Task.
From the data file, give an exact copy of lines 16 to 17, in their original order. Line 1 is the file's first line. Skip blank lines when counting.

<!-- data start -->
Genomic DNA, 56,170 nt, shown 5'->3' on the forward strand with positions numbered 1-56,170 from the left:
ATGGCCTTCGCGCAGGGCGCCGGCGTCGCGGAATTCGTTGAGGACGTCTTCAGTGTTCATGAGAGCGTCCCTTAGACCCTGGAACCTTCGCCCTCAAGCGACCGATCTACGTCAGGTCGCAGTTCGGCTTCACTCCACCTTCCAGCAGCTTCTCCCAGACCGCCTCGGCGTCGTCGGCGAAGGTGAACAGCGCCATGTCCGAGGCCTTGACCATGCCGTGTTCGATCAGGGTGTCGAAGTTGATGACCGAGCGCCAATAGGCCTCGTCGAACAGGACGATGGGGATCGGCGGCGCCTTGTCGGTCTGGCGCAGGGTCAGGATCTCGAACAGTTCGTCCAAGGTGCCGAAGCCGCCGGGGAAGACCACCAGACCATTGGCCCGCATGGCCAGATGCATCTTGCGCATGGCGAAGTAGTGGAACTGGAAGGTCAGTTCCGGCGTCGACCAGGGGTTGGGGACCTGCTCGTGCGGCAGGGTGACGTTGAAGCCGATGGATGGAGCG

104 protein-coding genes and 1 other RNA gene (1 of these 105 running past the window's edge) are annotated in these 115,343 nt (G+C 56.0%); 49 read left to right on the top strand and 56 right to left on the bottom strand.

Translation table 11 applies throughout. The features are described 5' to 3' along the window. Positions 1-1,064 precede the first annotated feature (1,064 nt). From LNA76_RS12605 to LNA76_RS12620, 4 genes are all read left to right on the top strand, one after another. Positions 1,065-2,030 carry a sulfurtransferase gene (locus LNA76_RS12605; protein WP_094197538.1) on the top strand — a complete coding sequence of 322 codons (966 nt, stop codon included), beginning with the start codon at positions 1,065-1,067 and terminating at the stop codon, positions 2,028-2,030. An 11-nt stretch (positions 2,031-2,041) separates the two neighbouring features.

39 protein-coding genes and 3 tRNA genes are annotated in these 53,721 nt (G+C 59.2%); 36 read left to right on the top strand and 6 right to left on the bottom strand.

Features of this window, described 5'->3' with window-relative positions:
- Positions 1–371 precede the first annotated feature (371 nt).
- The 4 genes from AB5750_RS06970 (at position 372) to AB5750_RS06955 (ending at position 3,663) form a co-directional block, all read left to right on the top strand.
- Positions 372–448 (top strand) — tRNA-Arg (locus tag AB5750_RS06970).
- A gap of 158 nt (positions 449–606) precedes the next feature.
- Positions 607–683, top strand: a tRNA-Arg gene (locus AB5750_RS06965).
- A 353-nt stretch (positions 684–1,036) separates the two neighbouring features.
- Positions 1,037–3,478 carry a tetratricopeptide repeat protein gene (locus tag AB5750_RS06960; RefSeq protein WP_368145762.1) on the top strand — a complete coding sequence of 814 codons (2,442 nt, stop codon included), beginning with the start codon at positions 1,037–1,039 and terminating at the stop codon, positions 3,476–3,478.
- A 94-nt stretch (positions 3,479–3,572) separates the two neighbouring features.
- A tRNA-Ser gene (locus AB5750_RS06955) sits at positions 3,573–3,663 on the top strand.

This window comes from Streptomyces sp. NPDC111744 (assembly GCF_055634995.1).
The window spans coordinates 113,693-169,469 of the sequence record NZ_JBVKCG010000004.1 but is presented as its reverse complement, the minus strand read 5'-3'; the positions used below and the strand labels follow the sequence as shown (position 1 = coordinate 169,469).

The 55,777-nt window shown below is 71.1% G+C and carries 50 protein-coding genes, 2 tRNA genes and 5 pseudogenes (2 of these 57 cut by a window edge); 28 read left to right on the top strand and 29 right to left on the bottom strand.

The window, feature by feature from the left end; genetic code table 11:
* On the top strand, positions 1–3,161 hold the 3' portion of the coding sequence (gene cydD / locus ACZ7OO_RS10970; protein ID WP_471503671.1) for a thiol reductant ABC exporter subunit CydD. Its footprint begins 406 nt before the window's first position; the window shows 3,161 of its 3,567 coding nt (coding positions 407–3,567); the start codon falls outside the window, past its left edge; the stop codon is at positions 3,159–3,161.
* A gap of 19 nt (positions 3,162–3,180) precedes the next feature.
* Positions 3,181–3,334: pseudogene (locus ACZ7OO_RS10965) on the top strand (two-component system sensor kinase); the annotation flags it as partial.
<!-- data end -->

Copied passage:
This window comes from Streptomyces sp. NPDC111744 (assembly GCF_055634995.1).
The window spans coordinates 113,693-169,469 of the sequence record NZ_JBVKCG010000004.1 but is presented as its reverse complement, the minus strand read 5'-3'; the positions used below and the strand labels follow the sequence as shown (position 1 = coordinate 169,469).